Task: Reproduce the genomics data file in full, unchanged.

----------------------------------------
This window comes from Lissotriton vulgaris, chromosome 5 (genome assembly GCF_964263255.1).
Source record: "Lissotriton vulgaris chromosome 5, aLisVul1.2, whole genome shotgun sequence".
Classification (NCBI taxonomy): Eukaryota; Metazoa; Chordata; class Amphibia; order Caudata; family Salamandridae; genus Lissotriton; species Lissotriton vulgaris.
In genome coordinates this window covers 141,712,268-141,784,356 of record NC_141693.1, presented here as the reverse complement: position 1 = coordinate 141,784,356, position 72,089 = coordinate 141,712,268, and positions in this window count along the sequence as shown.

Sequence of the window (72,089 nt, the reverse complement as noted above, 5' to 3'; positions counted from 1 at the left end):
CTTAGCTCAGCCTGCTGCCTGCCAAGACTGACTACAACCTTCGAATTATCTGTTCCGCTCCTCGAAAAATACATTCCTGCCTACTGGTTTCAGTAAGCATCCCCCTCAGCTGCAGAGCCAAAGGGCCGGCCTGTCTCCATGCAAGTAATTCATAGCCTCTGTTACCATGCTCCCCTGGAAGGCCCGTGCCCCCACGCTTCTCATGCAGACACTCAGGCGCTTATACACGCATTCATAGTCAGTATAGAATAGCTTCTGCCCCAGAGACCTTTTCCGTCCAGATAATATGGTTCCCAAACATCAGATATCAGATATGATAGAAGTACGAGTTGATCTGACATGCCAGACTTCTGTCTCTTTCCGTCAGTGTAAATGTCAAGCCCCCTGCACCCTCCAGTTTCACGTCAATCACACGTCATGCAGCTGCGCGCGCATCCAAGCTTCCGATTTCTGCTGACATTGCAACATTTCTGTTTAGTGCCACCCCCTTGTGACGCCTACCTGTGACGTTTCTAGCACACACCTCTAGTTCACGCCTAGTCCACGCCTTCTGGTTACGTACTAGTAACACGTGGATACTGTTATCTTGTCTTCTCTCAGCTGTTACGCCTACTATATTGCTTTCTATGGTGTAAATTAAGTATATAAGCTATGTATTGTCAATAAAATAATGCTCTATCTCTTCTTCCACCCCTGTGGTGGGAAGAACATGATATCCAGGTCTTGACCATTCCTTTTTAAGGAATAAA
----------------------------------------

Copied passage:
This window comes from Lissotriton vulgaris, chromosome 5 (genome assembly GCF_964263255.1).
Source record: "Lissotriton vulgaris chromosome 5, aLisVul1.2, whole genome shotgun sequence".
Classification (NCBI taxonomy): Eukaryota; Metazoa; Chordata; class Amphibia; order Caudata; family Salamandridae; genus Lissotriton; species Lissotriton vulgaris.
In genome coordinates this window covers 141,712,268-141,784,356 of record NC_141693.1, presented here as the reverse complement: position 1 = coordinate 141,784,356, position 72,089 = coordinate 141,712,268, and positions in this window count along the sequence as shown.

Sequence of the window (72,089 nt, the reverse complement as noted above, 5' to 3'; positions counted from 1 at the left end):
CTTAGCTCAGCCTGCTGCCTGCCAAGACTGACTACAACCTTCGAATTATCTGTTCCGCTCCTCGAAAAATACATTCCTGCCTACTGGTTTCAGTAAGCATCCCCCTCAGCTGCAGAGCCAAAGGGCCGGCCTGTCTCCATGCAAGTAATTCATAGCCTCTGTTACCATGCTCCCCTGGAAGGCCCGTGCCCCCACGCTTCTCATGCAGACACTCAGGCGCTTATACACGCATTCATAGTCAGTATAGAATAGCTTCTGCCCCAGAGACCTTTTCCGTCCAGATAATATGGTTCCCAAACATCAGATATCAGATATGATAGAAGTACGAGTTGATCTGACATGCCAGACTTCTGTCTCTTTCCGTCAGTGTAAATGTCAAGCCCCCTGCACCCTCCAGTTTCACGTCAATCACACGTCATGCAGCTGCGCGCGCATCCAAGCTTCCGATTTCTGCTGACATTGCAACATTTCTGTTTAGTGCCACCCCCTTGTGACGCCTACCTGTGACGTTTCTAGCACACACCTCTAGTTCACGCCTAGTCCACGCCTTCTGGTTACGTACTAGTAACACGTGGATACTGTTATCTTGTCTTCTCTCAGCTGTTACGCCTACTATATTGCTTTCTATGGTGTAAATTAAGTATATAAGCTATGTATTGTCAATAAAATAATGCTCTATCTCTTCTTCCACCCCTGTGGTGGGAAGAACATGATATCCAGGTCTTGACCATTCCTTTTTAAGGAATAAA